Last Sunday, four Miami Dolphins players, running back Arian Foster, linebacker Jelani Jenkins, wide receiver Kenny Stills, and safety Michael Thomas, took a knee during the National Anthem, joining a growing demonstration around the NFL and all sports. Started by San Francisco 49ers quarterback Colin Kaepernick, the move is designed to bring attention to the “oppression of black people and people of color,” according to Kaepernick’s explanation. The move is not without controversy, however, as fans have taken to Twitter and message boards to both support and criticize the players.
Many took umbrage with the fact that Sunday was September 11, the 15th anniversary of the terrorist attacks on the United States, and a day they felt should be about unity. The kneeling of players was seen as a slight against the flag and against the first responders on 9/11, as well as the service men and women who have fought defending the freedoms the players enjoy. Even model Kate Upton got in on the discussion, writing on Instagram, “Sitting or kneeling down during the national anthem is a disgrace to those people who have served and currently serve our country. Sitting down during the national anthem on September 11th is even more horrific.”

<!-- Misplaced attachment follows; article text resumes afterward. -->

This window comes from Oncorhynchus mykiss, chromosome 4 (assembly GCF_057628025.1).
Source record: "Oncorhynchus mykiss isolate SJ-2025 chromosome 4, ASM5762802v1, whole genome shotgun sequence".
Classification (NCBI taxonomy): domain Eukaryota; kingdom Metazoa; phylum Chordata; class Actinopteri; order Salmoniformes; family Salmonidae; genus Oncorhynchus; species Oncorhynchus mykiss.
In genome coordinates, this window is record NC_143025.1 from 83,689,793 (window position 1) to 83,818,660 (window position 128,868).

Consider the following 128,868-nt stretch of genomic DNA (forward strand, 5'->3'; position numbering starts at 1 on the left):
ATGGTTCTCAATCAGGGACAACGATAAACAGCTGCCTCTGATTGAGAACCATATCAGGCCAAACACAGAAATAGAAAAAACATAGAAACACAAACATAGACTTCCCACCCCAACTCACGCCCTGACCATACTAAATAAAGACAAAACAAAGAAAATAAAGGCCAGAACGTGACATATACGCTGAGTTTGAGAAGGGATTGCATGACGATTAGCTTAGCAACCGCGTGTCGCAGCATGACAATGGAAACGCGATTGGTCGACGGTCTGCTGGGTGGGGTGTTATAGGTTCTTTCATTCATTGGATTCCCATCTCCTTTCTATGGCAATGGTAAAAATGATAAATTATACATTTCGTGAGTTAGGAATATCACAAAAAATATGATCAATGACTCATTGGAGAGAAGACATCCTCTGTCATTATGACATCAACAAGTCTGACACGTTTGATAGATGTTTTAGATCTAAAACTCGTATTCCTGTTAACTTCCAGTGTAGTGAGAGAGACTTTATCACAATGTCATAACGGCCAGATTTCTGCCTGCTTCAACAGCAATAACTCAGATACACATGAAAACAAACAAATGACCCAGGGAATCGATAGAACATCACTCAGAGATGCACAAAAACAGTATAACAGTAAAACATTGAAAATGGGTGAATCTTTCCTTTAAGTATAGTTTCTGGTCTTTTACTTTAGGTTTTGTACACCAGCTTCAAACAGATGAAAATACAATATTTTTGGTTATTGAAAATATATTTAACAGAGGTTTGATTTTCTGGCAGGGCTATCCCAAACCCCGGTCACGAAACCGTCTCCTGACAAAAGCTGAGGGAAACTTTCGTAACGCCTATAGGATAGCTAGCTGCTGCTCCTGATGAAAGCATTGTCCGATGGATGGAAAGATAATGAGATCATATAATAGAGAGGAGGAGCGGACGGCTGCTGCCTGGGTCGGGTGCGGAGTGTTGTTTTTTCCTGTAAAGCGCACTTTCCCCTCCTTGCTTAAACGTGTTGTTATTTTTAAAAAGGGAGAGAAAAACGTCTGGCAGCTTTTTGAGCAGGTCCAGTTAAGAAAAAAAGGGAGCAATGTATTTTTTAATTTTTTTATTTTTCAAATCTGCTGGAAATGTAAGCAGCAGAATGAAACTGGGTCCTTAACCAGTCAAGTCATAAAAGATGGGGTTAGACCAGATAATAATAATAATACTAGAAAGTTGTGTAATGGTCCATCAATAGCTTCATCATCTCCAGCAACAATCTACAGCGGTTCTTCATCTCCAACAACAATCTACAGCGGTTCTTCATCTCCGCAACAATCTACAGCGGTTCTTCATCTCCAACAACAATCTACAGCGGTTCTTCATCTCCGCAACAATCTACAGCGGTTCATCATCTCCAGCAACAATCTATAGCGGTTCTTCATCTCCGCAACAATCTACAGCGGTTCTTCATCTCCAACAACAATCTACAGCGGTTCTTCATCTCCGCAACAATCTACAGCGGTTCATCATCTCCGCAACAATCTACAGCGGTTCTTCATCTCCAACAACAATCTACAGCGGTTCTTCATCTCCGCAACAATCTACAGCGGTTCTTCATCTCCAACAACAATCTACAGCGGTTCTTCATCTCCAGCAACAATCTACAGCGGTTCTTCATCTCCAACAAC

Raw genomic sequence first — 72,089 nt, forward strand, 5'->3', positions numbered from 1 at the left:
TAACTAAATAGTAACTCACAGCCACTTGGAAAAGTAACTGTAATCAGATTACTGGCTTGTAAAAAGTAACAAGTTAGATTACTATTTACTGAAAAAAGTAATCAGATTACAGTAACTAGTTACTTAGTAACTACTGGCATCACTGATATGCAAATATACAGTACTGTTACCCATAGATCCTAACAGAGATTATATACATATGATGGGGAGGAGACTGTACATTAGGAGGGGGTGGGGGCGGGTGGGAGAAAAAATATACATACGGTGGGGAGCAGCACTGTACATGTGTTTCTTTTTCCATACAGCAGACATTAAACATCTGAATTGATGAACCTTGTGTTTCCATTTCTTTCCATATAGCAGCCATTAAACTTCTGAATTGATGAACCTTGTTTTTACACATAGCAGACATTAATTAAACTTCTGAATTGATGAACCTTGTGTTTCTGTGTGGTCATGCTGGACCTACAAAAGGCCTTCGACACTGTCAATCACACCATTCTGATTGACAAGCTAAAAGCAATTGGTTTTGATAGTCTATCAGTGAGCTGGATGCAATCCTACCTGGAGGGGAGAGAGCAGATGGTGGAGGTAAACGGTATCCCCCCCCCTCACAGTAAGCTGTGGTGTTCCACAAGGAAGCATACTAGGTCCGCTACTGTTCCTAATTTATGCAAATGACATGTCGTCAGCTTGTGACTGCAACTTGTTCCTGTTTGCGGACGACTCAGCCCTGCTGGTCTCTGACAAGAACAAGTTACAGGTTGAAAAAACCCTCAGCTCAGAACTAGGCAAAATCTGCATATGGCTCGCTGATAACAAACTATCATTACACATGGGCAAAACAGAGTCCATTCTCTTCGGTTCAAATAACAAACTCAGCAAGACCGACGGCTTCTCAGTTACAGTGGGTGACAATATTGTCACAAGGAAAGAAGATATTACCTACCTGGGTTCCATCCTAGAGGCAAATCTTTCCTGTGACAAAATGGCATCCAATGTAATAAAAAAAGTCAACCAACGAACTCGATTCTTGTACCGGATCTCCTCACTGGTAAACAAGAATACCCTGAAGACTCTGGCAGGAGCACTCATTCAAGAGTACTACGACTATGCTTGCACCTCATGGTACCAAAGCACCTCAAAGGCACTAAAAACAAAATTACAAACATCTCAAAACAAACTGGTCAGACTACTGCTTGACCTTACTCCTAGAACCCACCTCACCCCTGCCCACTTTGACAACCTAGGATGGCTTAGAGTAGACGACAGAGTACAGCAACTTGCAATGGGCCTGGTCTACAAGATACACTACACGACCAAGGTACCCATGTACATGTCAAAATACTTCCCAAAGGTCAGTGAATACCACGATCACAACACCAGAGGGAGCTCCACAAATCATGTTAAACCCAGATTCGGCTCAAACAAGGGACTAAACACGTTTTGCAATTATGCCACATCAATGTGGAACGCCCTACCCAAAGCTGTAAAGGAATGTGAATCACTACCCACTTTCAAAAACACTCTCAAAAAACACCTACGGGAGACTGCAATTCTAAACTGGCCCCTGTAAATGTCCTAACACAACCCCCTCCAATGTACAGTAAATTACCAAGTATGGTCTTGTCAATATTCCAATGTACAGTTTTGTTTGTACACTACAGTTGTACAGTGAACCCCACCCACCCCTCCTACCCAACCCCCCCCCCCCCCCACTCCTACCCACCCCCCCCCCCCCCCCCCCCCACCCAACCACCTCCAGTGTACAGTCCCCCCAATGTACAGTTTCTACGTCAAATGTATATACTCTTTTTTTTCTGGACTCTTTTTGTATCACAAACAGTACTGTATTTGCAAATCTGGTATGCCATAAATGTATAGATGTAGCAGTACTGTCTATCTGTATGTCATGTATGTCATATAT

In my opinion, the national anthem is a symbolic song about our country. It represents honoring the many brave men and women who sacrifice and have sacrificed their lives each and every single day to protect our freedom. Sitting or kneeling down during the national anthem is a disgrace to those people who have served and currently serve our country. Sitting down during the national anthem on September 11th is even more horrific. Protest all you want and use social media all you want. However, during the nearly two minutes when that song is playing, I believe everyone should put their hands on their heart and be proud of our country for we are all truly blessed. Recent history has shown that it is a place where anyone no matter what race or gender has the potential to become President of the United States. We live in the most special place in the world and should be thankful. After the song is over, I would encourage everyone to please use the podium they have, stand up for their beliefs, and make America a better place. The rebuilding of battery park and the freedom tower demonstrates that amazing things can be done in this country when we work together towards a common goal. It is a shame how quickly we have forgotten this as a society. Today we are more divided then ever before. I could never imagine multiple people sitting down during the national anthem on the September 11th anniversary. The lessons of 911 should teach us that if we come together, the world can be a better and more peaceful place #neverforget.
Of course, those freedoms also include the right to kneel during the National Anthem if they so choose.
Many of those who are angry toward the players have also taken that anger and directed it at the Dolphins as a franchise as well. Fans have said they refuse to support the team as long as the four players remain on the roster, and that the team has become an embarrassment by having the players make such a demonstration.